Monday, July 5, 2010

What do Cambridge Phd students do when they are stressed?

Punting...

BBQ...

Formal Halls...

Celebrations...

Support our boat racing team...
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Playing Wii?

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Bumper Cars (in tuxedo)??
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Thursday, July 1, 2010

T. Tokieda

I was on the way to Trinity College when I suddenly paused. "I have tonnes of work waiting for me. Should I really be listening this talk about 'physics of toys'? Anson, did say it is THE lecture to go for..." For a moment I turned my back away from the city, but fortunately I did another U-turn and ended up at Trinity College for the lecture.



It turned out that this one of the best lectures that I have ever been to in University of Cambridge. Not only is Tadashi Tokieda a brilliant mathematician himself, he is also a genius in making what seems complex mathematics into something that everyone could understand.

He never ceases to capture the audience's attention, alternating between good humour and extraordinary mathematics in every moment of his lecture. That is hard to achieve. In one instance, he took a piece of white paper, crumpled it and then stepped on it. Then he unfold it and ask, what did you see? You see lines, random lines. But if you try to draw a crumpled piece of paper by using networks of random lines, you will immediately recognise that the drawing isn't a crumpled piece of paper. This means that there is more than just random lines in a piece of crumpled paper. Did you realise that for each point on the crumpled paper, there can only be an even number of lines coming out from that point? If there are only four lines coming out of a point on that crumpled paper, then did you know that the sum of the opposing sectors are equal? He proved all these without using a single equation. All he had was 3 slides and less than 100 words in the 2-hour lecture. When I have to write what he had actually explain in that lecture, I'm lost for words. So if you find it difficult to understand what I have just told you about crumpled paper, it is my fault, definitely not his.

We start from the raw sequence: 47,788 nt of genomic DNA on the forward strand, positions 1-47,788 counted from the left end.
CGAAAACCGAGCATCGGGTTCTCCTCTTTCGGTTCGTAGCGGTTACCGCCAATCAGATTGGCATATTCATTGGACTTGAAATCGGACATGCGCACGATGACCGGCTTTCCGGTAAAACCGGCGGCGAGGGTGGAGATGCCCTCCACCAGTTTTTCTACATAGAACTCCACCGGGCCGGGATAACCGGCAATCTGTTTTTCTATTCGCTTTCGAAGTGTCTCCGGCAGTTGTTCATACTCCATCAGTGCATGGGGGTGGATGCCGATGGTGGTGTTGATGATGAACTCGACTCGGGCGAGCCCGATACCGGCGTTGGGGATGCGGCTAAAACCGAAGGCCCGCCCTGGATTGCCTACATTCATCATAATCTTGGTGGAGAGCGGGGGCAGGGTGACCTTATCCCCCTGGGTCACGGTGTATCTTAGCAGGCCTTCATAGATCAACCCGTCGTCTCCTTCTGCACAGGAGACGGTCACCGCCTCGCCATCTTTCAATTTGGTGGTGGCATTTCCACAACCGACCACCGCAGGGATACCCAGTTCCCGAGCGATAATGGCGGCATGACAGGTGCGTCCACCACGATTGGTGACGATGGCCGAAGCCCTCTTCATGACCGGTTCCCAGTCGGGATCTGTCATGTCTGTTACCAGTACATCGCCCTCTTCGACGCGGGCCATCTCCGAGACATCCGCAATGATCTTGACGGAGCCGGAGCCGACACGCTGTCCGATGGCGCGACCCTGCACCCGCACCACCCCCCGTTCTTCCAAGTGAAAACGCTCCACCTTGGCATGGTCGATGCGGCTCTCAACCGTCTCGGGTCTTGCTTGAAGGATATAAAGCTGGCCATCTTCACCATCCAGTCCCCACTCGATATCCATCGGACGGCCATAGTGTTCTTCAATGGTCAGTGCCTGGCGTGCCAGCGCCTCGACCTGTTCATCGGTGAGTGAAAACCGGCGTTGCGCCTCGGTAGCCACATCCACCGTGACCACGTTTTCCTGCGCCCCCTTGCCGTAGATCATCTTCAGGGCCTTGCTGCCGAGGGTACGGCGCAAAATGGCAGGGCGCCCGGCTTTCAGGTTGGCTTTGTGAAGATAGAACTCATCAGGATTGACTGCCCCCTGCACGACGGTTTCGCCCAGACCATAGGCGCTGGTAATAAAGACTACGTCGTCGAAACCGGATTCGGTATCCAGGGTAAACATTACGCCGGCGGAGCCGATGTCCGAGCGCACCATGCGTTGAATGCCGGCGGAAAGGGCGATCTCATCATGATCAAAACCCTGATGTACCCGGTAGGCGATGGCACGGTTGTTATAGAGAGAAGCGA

He went on to talk about negative Poisson ratio and origami and how this revolutionise the way the satellites fold their solar panels. He did all these without using any equations. You get a real sense that what he is talking about is really complex, interesting and cutting edge but yet everyone in the room understood it completely. At the end of the lecture, not only do I feel entertained, but also feel that I have learned so much in just 2 hours.

During the Q&A session, one audience asked, "you said you haven't solve this problem negative Poisson ratio. Why?" He answered, "Because it's hard!" to the laughter of the audience. He went on, "It's hard, but not because of what you think. The difficult thing about research is that unlike in school, you have to formulate the problem which you yourself is going to solve. If the problem is too easy, it becomes uninteresting to the research community. If it becomes too hard to solve, it becomes uninteresting to you. So how should you formulate the problem, set the conditions right so that it can be interesting yet solvable. The common fallacy is that people think research must be important. They are wrong. Research must be interesting."

I'll remember him, T. Tokieda.